US President Donald Trump is set to announce next week that he will "decertify" Iran's nuclear accord with world powers, the Washington Post reported on Thursday.
The American daily newspaper cited unnamed officials who had reportedly been briefed on the White House's emerging strategy on Iran.
The president is expected to make his announcement on his Middle East and Iran strategy next week.
"The president is going to make an announcement about the decision that he's made on a comprehensive strategy that his team supports, and we'll do that in the coming days," said Sarah Huckabee Sanders, the White House press secretary.
If Trump does decide to rescind the accord, the move could lead to renewed sanctions on Iran.
The accord, which was struck under Barack Obama's
presidency in 2015, saw Iran agree to increased inspections and restrictions on its nuclear programme in return for sanctions relief.
Trump has criticised strongly the deal as "one of the worst deals I've ever seen" and insisted that Iran is not abiding by the terms of the accord.
Speaking on Thursday to US military leaders, Trump said: "The Iranian regime supports terrorism and exports violence, bloodshed and chaos across the Middle East. That is why we must put an end to Iran's continued aggression and nuclear ambitions."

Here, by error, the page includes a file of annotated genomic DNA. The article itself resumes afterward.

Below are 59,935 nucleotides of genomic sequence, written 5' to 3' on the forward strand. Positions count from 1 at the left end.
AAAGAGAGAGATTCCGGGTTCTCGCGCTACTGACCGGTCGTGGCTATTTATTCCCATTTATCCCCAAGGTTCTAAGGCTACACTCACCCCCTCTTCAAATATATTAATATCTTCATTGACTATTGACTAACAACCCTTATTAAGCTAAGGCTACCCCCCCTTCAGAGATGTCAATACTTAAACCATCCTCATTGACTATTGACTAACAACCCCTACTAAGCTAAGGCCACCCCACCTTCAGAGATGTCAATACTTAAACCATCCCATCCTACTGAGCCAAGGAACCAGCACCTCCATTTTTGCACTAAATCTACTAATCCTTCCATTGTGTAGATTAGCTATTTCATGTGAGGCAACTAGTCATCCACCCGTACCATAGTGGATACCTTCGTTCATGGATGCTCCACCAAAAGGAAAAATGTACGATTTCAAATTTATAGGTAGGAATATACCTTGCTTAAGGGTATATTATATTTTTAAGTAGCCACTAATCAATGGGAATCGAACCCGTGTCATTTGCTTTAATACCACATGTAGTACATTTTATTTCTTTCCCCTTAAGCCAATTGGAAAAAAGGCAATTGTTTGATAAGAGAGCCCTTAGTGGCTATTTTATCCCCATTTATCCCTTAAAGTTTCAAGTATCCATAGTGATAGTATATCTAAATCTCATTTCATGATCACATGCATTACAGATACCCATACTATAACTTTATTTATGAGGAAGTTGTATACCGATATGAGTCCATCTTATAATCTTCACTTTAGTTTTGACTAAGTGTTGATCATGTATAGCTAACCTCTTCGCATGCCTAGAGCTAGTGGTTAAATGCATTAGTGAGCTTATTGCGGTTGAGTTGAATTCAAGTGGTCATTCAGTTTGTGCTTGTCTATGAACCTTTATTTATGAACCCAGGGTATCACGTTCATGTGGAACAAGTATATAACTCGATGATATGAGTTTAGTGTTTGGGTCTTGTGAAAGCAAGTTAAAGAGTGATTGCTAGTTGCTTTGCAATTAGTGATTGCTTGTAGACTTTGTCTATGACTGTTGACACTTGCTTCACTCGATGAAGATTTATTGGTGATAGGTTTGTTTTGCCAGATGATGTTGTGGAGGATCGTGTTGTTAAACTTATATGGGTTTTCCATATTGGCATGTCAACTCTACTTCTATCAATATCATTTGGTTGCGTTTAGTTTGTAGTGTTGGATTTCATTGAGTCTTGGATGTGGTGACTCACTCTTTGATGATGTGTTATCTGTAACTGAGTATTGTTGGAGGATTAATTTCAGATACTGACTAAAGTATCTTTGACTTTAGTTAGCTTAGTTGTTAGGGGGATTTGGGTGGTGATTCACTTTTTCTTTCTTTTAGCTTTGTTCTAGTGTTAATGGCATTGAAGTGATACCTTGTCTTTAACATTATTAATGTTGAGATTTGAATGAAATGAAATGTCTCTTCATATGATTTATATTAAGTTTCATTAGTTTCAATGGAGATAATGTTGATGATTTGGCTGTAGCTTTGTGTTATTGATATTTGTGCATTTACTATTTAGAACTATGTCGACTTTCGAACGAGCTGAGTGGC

When pushed on whether he would "decertify" the deal, the president replied that "you'll be hearing about Iran very shortly."
While Trump and his supporters in Washington have opposed the deal, US Secretary of State Rex Tillerson has advised against its repeal.
Britain and other key European nations have also urged that the accord be allowed to continue.
Israel, meanwhile, has lobbied the US president to continue and step up his confrontational approach towards Tehran.
Last month, Iranian President Hassan Rouhani said that Tehran would not renegotiate the terms of the deal, warning that its decertification "would carry a high cost for the United States of America."
Trump is expected to lay out his Middle East strategy on October 12, when analysts expect the president to increase his confrontational approach.